"If Hizbullah gains control over Shebaa Farms, it will have strategic control over Israeli cities and communities like Qiryat Shmona, Metula, She'ar Yeshouv, and Beit Hillel. Also in the range of fire will be the Israeli army's emergency storages in the area," says Dr. Mordechai Kedar of the Begin-Sadat Center for Strategic Studies. If Hizbullah will then use heavy machineguns or 80mm recoilless guns, they will be able to accurately hit targets four to six miles away, adds Kedar.
However, military interviewed are less worried about this possibility. Even if Israel does not withdraw from Shebaa, Israeli communities can be targeted from the Al-Khiam Ridge or Mount Bofor only a few miles to the north, says Maj.-Gen. (ret.) Yossi Peled, who served as chief of the army's northern command.
"With the kinds of weapons which exist today, this has no significance."
Another retired senior officer, who asked to remain anonymous, told The Media Line that if Hizbullah managed to return to southern Lebanon in the future, then it would have the entire border line to use as fire-launching grounds – just as it did during the recent war. Controlling the Shebaa farms would than only be a drop in the ocean, he said.
Another question presented to interviewees was: Can the Syrian army use this area for a future attack on Israel? Their response was that because of the topographical location of Shebaa there was no military logic for a Syrian attack from that direction. They all also agreed that the balance of power between the two armies had changed dramatically, and that now Israel was even more superior to Syria.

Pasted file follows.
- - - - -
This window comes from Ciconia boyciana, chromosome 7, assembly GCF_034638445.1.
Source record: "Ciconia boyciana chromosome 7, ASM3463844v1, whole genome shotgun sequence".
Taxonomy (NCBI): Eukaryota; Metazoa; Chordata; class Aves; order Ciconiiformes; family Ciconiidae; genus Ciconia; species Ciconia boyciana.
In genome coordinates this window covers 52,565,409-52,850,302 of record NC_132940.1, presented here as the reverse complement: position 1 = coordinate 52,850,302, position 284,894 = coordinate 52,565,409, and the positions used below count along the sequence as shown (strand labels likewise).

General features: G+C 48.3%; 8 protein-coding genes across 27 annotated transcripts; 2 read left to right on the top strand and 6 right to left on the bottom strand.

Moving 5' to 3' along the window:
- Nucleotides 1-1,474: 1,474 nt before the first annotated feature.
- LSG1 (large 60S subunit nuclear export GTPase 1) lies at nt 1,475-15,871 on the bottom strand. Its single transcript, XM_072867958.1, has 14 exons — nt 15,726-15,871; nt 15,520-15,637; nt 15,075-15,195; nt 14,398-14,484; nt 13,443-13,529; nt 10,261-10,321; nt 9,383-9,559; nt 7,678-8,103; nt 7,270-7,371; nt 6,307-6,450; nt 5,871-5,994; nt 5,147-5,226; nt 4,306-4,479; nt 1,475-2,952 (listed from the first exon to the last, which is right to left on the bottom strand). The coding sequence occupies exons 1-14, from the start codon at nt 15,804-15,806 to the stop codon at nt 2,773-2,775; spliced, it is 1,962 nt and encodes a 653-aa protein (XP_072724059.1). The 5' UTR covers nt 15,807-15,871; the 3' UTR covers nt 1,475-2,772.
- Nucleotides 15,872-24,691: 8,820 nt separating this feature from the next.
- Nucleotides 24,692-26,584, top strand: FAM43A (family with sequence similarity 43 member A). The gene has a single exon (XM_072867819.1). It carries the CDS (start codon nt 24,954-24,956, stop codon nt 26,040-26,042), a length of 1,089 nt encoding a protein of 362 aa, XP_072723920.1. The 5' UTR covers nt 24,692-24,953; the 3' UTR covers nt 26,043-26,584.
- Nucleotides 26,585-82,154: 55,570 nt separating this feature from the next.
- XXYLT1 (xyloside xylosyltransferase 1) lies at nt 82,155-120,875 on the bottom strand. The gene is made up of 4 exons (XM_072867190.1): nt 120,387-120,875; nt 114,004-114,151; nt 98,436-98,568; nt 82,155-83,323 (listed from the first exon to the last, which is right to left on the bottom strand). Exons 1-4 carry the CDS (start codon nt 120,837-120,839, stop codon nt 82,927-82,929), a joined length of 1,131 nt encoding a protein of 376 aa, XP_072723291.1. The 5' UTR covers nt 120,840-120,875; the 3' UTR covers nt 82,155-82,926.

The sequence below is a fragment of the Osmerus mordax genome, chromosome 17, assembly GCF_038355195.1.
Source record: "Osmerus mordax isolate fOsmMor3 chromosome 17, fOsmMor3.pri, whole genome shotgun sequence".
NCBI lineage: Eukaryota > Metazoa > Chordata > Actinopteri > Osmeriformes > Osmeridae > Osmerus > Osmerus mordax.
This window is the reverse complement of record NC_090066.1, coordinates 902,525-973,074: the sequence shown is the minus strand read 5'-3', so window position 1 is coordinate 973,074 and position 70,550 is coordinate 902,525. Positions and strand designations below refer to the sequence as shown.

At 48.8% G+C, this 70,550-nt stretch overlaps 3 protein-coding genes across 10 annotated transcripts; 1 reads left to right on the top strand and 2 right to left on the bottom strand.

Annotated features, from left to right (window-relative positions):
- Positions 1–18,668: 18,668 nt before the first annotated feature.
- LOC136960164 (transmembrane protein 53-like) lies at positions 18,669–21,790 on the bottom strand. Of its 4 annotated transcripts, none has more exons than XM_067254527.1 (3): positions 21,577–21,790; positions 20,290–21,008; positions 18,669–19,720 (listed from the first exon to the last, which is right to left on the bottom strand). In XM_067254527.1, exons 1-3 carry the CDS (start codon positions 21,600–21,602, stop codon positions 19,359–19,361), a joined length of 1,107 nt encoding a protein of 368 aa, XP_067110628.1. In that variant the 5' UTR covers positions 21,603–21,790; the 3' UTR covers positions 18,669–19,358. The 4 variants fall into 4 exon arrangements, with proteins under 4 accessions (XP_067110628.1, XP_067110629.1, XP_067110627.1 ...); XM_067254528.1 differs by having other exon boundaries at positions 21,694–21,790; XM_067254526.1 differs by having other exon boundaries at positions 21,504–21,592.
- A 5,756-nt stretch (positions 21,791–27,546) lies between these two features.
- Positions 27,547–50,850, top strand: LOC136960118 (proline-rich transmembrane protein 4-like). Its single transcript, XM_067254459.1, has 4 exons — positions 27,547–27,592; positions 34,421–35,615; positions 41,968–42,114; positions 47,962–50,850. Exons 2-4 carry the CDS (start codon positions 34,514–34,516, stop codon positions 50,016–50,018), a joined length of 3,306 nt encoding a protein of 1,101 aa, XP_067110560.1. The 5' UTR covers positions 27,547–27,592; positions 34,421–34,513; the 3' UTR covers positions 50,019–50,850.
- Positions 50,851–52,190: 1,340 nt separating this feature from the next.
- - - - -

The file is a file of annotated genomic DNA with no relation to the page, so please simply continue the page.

The possibility that the Lebanese army would spread along the border, including the Shebaa Farms areas, was recently suggested by Lebanon's Prime Minister Fuad Siniora. If this possibility is accepted, than it is both worrying and comforting at the same time. On the one hand, the Lebanese army is considered one of the weakest armies in the region, and under no circumstances is it expected to launch an attack against Israel. On the other hand, its weakness might enable Hizbullah to return to south Lebanon – the ramifications of which have already been explained.
The possibility that international forces will be placed along the border is also somewhat troublesome from the Israeli point of view. Israel's Prime Minister Ehud Olmert insists that the international forces must have real power, unlike the UNIFIL forces which had no influence when hostilities erupted. A strong international military force is more likely to prevent a future attempt by Hizbullah to return to the area.
Reprinted by permission of The Media Line Ltd